- Follicular lymphoma: Around 20% of lymphomas are follicular lymphoma. This type is more common in older individuals, especially those over the age of 60. Due to the slow-growing pace of this cancer, treatment is usually effective.
- Burkitt’s lymphoma: This type of B-cell NHL is highly aggressive. It is most common in children and immunocompromised individuals.
As the name implies, these tumours stem from T-cells – the lymphocyte cells that help the body recover from diseases by getting rid of infected cells. Only 15% of non-Hodgkin lymphoma are T-cell lymphoma.
Types of Hodgkin’s lymphoma
Pathologists look for the characteristics of the Hodgkin and Reed-Sternberg (HRS) cells to classify Hodgkin’s lymphoma into the following subtypes:
Lymphocyte-depleted Hodgkin’s disease
Representing 1% of all lymphomas, this type is quite rare and aggressive. The most common age group affected by this tumour are people in their 30s. The primary trigger of this tumour is immunosuppression. For this reason, individuals with HIV and those receiving immunosuppressive drugs are more likely to develop this type of lymphoma.
Lymphocyte-rich Hodgkin’s disease
This type of lymphoma is characterised by the abundance of RS cells and lymphocytes. It accounts for 5% of Hodgkin’s lymphoma cases and affects men more than women.
Mixed cellularity Hodgkin’s lymphoma
This is a more common type of Hodgkin’s lymphoma. Almost 25% of all cases are mixed cellularity. We see this cancer more in older adult men.
Lymphoma vs Leukaemia vs Myeloma
Lymphoma, leukaemia and myeloma make up the 3 major types of blood cancer. They differ in the type of cells they affect, their locations and how they are diagnosed and treated.
- Lymphoma is the most common among the three types, estimatedly affecting 1 in 2 people diagnosed with blood cancer. It is more common in older adults. Lymphoma originates from a type of white blood cells called lymphocytes, which often aggregates into lumps at the lymph node areas. Diagnosis therefore involves biopsy of the tumour.
- Leukaemia is less common than lymphoma, with approximately 1 in 3 blood cancer cases diagnosed as leukaemia. It is more common in children. In fact, it is known as one of the childhood cancers. Leukaemia develops in the blood forming cells in the bone marrow but circulates in the bloodstream. Blood tests can typically reveal leukaemia, after which bone marrow biopsy is often ordered to confirm a diagnosis and determine the type of leukaemia.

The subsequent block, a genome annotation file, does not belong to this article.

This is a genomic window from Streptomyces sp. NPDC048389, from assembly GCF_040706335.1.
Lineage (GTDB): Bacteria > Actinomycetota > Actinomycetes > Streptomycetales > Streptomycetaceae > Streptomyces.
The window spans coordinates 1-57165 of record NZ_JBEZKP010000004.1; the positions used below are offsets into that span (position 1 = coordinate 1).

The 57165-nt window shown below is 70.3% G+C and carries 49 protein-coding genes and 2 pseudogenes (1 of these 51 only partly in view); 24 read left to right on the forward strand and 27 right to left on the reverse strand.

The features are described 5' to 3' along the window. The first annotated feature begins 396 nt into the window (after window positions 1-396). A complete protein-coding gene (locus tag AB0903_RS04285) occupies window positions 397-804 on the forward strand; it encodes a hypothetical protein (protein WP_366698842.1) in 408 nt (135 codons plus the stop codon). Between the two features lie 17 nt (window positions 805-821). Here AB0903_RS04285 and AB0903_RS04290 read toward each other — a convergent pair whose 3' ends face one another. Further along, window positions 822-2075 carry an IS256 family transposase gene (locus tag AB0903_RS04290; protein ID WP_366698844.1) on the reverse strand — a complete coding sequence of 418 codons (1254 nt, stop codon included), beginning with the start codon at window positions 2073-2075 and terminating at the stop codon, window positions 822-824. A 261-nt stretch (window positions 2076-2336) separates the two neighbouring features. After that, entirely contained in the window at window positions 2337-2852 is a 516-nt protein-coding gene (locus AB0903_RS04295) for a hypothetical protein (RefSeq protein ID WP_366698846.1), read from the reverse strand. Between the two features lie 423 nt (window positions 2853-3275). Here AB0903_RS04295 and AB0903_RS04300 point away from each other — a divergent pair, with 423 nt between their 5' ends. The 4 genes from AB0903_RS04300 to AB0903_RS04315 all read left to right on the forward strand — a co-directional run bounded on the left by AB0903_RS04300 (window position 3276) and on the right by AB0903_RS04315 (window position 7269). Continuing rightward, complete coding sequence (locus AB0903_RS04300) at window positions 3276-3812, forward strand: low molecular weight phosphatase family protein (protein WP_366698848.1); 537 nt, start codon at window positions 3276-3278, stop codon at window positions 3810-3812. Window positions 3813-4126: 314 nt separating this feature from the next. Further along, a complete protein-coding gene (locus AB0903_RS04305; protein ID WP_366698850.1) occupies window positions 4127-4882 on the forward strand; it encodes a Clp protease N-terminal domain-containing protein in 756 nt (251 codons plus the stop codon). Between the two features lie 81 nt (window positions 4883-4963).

- Myeloma, most commonly multiple myeloma, is the least common type of blood cancer among the three. It stems from a type of white blood cell called plasma cells which produce antibodies and lymphocytes to protect us from infections. These malignant plasma cells often build up in the bone marrow, causing damages to the bones. Unlike leukaemia, myeloma often does not circulate in the blood. The disease affects about 1 in 5 blood cancer patients.
Signs and symptoms of lymphoma
During the early stages, lymphoma may not present with any specific symptoms. Even when the symptoms of lymphoma start to appear, their nonspecific nature is a key reason for delayed diagnosis.
The most obvious symptom is often swelling of the lymph nodes in the neck, under the arm or other regions such as upper chest, stomach, cervical or groin region. They may or may not be painful. They may go away for a while then return.
Note that most people who experience this symptom do not have lymphoma. For instance, a strep throat may cause the lymph node near the throat to swell. However, if you notice a bump in the neck or a swollen lymph node elsewhere without signs of infection, it is a good idea to have it thoroughly checked by a doctor. Early diagnosis often improves treatment outcome and prognosis.
Aside from the swelling of the lymph node, other signs and symptoms of lymphomas include:
- Persistent fever and chills
- Persistent night sweats
- Unexplained weight loss
- Unexplained cough
- Itchy rashes
- Loss of appetite
- Shortness of breath
- Stomach pain
- Enlarged spleen
The presence of other symptoms in addition to the swollen lymph node often indicates serious cases. Do not delay your visit to the doctor in these cases.
Diagnosis of lymphoma
If your doctor suspects a malignant process, he/she will most likely do a biopsy to confirm or exclude the diagnosis. The doctor will remove one of the lymphoma nodes and send it to a histopathologist for microscopic examination. This is the gold standard way of diagnosing lymphomas and other types of cancer.
If the diagnosis of lymphoma is confirmed, a series of tests will be ordered to objectify the spread of the tumour, stage the lymphoma and determine treatment plan.
Some of these tests include:
- Complete blood count (CBC) to check the number of white and red blood cells
- Chest X-rays
- Bone marrow aspiration
- Lumbar puncture
- Abdominal ultrasound
- Testing nearby lymph nodes
- CT scans and MRIs: These are often the most effective tests to identify the expansion of the cancer.
There are four stages of lymphoma, whether it’s Hodgkin’s or non-Hodgkin’s lymphoma. The prognosis and treatment plan of lymphoma are highly dependent on this staging.
- Stage 1 – Cancer is confined to one lymph node or one organ
- Stage 2 – Cancer affects two lymph nodes near each other and on the same side of the body. Alternatively, cancer affects one organ and a nearby lymph node.
- Stage 3 – Cancer affects lymph nodes on both sides of the body.
- Stage 4 – Cancer affects an organ and distant lymph nodes. Common locations for metastasis include the liver, bone marrow, and lungs.
You may hear your doctor also grade non-Hodgkin’s lymphomas based on their rate of growth. For this purpose, these terms are used: